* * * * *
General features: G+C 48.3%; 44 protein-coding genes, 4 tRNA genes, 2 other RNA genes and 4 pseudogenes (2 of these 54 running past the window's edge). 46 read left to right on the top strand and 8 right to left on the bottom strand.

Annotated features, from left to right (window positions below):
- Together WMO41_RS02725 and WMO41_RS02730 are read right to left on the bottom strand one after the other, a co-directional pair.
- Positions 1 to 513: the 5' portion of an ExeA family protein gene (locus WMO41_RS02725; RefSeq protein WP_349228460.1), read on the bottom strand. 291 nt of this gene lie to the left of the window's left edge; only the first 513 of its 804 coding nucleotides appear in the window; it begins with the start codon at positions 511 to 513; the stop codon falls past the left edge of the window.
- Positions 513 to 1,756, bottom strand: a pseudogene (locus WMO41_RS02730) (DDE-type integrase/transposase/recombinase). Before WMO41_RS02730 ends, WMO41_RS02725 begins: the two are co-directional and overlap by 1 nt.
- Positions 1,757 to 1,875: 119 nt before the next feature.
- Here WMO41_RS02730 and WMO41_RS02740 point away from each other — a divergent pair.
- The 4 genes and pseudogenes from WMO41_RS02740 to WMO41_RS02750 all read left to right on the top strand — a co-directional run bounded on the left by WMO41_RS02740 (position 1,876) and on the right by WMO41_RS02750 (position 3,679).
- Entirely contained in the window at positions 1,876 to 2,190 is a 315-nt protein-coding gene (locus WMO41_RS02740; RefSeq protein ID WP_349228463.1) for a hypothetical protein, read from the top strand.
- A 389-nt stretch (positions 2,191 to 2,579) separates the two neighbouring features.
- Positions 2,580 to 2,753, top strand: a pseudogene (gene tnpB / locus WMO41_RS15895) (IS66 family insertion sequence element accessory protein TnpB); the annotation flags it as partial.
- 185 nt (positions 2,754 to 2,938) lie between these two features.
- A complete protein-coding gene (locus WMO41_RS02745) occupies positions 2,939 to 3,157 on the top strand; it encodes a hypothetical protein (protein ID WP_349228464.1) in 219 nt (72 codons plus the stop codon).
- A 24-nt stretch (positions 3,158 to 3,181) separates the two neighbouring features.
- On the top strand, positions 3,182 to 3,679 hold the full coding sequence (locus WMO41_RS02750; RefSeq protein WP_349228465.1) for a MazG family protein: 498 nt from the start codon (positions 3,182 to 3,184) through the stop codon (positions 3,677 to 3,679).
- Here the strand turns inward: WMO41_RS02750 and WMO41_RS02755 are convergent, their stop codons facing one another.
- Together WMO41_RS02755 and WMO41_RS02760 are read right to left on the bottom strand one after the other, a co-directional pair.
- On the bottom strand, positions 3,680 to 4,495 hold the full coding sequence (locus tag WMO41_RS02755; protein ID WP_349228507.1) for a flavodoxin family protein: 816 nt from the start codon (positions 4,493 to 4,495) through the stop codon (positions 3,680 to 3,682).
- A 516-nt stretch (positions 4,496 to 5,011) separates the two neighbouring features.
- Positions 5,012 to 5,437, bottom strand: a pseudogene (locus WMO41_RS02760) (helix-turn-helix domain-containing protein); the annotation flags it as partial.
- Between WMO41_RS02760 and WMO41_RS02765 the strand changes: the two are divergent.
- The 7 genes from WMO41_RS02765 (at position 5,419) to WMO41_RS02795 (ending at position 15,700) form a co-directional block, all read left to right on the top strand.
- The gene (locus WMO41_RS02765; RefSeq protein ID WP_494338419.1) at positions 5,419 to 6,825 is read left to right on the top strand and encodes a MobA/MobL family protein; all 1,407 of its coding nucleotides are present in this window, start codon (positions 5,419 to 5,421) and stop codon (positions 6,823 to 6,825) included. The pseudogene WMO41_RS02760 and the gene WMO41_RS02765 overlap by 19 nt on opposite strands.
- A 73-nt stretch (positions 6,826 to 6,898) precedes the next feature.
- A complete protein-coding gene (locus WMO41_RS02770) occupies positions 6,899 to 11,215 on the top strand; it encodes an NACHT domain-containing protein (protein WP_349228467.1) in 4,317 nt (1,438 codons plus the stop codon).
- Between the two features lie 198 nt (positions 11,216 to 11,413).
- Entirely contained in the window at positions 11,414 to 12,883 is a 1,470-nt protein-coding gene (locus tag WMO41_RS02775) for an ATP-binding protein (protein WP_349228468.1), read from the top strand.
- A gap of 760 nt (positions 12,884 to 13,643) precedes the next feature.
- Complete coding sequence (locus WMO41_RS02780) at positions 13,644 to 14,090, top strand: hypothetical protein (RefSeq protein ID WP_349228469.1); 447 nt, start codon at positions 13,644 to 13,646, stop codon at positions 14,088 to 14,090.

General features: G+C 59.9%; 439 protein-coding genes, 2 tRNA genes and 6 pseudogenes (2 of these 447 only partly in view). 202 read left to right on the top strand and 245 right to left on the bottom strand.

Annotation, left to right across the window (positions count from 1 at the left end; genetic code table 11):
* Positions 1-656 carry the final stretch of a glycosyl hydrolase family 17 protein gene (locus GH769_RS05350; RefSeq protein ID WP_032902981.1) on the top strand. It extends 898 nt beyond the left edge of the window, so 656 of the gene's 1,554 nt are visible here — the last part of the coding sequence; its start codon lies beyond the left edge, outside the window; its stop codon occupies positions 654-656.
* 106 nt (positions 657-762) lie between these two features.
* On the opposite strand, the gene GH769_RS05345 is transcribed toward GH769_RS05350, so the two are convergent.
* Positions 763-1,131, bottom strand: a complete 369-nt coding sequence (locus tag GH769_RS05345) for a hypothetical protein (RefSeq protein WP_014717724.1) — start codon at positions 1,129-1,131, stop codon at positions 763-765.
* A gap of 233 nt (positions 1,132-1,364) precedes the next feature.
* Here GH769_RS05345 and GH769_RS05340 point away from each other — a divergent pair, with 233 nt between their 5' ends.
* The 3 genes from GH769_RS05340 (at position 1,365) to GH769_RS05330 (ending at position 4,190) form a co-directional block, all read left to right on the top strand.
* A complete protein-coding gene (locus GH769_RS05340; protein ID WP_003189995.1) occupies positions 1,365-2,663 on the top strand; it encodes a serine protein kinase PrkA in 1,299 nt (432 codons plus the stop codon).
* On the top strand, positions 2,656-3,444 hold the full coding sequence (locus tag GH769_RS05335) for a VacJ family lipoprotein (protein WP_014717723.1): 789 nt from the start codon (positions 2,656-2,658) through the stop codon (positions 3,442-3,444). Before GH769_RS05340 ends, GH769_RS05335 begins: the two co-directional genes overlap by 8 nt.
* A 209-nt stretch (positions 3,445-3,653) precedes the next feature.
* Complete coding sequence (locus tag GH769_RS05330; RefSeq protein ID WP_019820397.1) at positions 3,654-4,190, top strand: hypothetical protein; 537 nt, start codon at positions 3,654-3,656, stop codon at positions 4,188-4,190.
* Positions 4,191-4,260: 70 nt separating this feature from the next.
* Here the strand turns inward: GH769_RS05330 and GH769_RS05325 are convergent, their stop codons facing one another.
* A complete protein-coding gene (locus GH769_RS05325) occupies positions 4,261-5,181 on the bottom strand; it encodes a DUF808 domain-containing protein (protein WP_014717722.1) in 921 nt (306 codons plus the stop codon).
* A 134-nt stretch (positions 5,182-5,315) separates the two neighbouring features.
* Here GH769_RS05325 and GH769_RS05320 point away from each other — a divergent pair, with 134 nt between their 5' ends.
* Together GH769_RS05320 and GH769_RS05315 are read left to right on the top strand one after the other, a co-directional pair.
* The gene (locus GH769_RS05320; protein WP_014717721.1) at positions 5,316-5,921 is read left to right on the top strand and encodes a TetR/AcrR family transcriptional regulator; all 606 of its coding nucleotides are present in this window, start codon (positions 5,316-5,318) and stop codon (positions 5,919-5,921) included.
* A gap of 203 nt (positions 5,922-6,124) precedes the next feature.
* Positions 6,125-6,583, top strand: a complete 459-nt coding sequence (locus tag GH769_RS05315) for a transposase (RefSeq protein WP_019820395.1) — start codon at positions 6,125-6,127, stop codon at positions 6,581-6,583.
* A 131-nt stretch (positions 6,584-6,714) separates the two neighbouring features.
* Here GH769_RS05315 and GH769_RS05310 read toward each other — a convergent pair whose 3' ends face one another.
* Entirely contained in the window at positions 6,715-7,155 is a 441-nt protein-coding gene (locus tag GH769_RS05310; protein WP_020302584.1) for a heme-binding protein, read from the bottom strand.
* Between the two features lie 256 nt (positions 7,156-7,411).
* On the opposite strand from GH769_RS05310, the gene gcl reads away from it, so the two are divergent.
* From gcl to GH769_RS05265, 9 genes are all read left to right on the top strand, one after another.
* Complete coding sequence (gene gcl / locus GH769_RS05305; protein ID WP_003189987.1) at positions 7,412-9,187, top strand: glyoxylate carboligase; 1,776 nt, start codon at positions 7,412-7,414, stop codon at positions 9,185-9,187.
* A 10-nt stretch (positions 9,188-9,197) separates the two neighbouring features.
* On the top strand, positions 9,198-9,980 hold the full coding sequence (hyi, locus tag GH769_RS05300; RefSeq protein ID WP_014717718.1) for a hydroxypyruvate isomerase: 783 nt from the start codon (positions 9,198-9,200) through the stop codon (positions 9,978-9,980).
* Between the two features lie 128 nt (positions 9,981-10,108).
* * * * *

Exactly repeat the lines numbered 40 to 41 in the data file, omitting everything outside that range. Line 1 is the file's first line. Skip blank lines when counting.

* On the top strand, positions 2,656-3,444 hold the full coding sequence (locus tag GH769_RS05335) for a VacJ family lipoprotein (protein WP_014717723.1): 789 nt from the start codon (positions 2,656-2,658) through the stop codon (positions 3,442-3,444). Before GH769_RS05340 ends, GH769_RS05335 begins: the two co-directional genes overlap by 8 nt.
* A 209-nt stretch (positions 3,445-3,653) precedes the next feature.